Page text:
Darling announces £20bn injection

Click to follow
Indy Politics

Alistair Darling today set out plans for a massive £20 billion shot in the arm for the ailing economy - including a cut in VAT from 17.5 per cent to 15 per cent starting next Monday.



But he said the give-away would have to be paid for with increases in duty on petrol, alcohol and tobacco.

National insurance will also go up - as will the top rate of income tax as the economy begins to pick up from 2010.

The Chancellor said that borrowing would rocket to £118 billion next year as the Government ensured that money flowed into the economy when it was needed.

But Shadow Chancellor George Osborne said the package would double the national debt to £1 trillion and leave a "huge unexploded tax bomb" ticking under the public purse.

"That is the bill for Labour's decade of irresponsibility," he told MPs.

Mr Darling said the cut in VAT from 17.5 to 15 per cent will come into effect on 1 December and continue for 13 months.

He urged retailers to pass on the cut to shoppers.

He said; "This temporary reduction is the equivalent of the Government giving back some twelve and a half billion pounds to consumers to boost the economy.

"It will make goods and services cheaper and, by encouraging spending, will help stimulate growth."

There was also a boost for pensioners and families with children with Mr Darling announcing an increase in child benefit in January, three months early.

And every pensioner will get a one-off payment of £60, on top of the £10 Christmas bonus, also from January.

There was help for home-owners facing the dole.

The scheme which covers mortgage interest payments for those who have lost their jobs was doubled to cover mortgages of up to £200,000.

But it was not all good news for consumers.

Mr Darling said he was going to "offset the VAT reduction" by increasing duties on petrol, alcohol and tobacco "by an amount which should keep the overall cost to consumers the same this year".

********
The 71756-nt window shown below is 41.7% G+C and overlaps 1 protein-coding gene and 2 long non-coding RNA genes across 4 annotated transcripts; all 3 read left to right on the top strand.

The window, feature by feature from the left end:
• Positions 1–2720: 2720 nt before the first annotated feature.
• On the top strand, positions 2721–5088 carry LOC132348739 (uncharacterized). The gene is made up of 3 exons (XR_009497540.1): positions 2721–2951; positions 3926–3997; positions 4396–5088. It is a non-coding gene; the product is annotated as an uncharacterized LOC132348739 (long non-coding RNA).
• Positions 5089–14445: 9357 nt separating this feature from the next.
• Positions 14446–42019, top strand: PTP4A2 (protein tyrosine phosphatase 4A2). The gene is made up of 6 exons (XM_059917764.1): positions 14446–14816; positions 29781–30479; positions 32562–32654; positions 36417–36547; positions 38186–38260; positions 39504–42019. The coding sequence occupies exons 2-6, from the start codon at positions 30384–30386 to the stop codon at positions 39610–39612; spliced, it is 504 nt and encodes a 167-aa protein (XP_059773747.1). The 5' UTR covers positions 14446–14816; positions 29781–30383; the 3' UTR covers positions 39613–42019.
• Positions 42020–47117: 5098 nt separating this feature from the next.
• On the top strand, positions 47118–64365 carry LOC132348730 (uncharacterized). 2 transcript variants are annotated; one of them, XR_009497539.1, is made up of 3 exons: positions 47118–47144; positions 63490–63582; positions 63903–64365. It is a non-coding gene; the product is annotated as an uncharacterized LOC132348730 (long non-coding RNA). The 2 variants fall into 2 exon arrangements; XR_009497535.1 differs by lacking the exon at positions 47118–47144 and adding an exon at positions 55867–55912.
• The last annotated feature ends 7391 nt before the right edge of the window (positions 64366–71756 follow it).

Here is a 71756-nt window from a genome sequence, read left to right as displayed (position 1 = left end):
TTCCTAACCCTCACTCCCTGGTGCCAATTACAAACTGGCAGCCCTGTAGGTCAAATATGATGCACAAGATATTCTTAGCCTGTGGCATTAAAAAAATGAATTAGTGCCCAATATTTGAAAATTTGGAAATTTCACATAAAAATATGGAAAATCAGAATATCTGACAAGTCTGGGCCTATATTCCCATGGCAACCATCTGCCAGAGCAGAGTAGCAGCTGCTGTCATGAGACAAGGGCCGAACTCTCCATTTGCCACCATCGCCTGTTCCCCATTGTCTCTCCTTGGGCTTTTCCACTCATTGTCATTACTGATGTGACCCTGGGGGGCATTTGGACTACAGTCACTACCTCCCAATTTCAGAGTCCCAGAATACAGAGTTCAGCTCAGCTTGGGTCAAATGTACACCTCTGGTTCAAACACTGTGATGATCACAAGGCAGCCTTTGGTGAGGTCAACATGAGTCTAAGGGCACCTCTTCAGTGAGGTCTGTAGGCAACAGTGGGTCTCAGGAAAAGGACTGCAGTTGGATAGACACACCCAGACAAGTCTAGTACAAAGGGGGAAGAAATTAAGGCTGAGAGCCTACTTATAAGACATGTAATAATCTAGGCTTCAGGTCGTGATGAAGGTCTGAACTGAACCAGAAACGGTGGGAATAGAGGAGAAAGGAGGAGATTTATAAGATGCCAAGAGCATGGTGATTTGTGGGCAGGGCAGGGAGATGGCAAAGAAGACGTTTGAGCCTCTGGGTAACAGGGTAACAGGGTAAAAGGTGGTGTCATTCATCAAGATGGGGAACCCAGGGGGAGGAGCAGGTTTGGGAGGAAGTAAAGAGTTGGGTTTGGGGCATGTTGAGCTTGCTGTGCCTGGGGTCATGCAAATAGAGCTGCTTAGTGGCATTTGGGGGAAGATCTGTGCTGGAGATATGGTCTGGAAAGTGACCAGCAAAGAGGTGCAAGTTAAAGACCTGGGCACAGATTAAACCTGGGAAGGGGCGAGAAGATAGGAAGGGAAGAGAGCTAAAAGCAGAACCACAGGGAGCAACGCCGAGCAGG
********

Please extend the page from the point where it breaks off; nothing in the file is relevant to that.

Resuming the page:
Workers will also face a tax hike in years to come.

Mr Darling said that by 2011, when he expects the economy to be recovering strongly, half a percent will be slapped on all rates of National Insurance contributions for both employees and employers.

Mr Osborne said Mr Darling was giving away £20 billion but taking back £40 billion through tax hikes, including the NI rise - which Mr Osborne described as a "tax on jobs".

The Chancellor announced that £3 billion of capital spending on the motorway network, new social housing, renewing schools and energy efficiency measures, will be brought forward from 2010/11 to this year and next.

He said: "It will put people to work, renovating infrastructure, modernising schools, and creating more fuel efficient homes. All vital for the future prosperity of the country and supporting jobs in key industries."

But Mr Darling said public borrowing was going to rocket to £78 billion this year and £118 billion the following year.

Mr Darling said overall growth this year would be just 0.75 per cent - with a second successive quarter of negative growth in the final three months, the technical definition of a recession.

Next year, he predicted the economy would shrink by between 0.75 per cent and 1.25 per cent, but would then bounce back in 2010 with positive growth of 1.5 per cent to 2 per cent.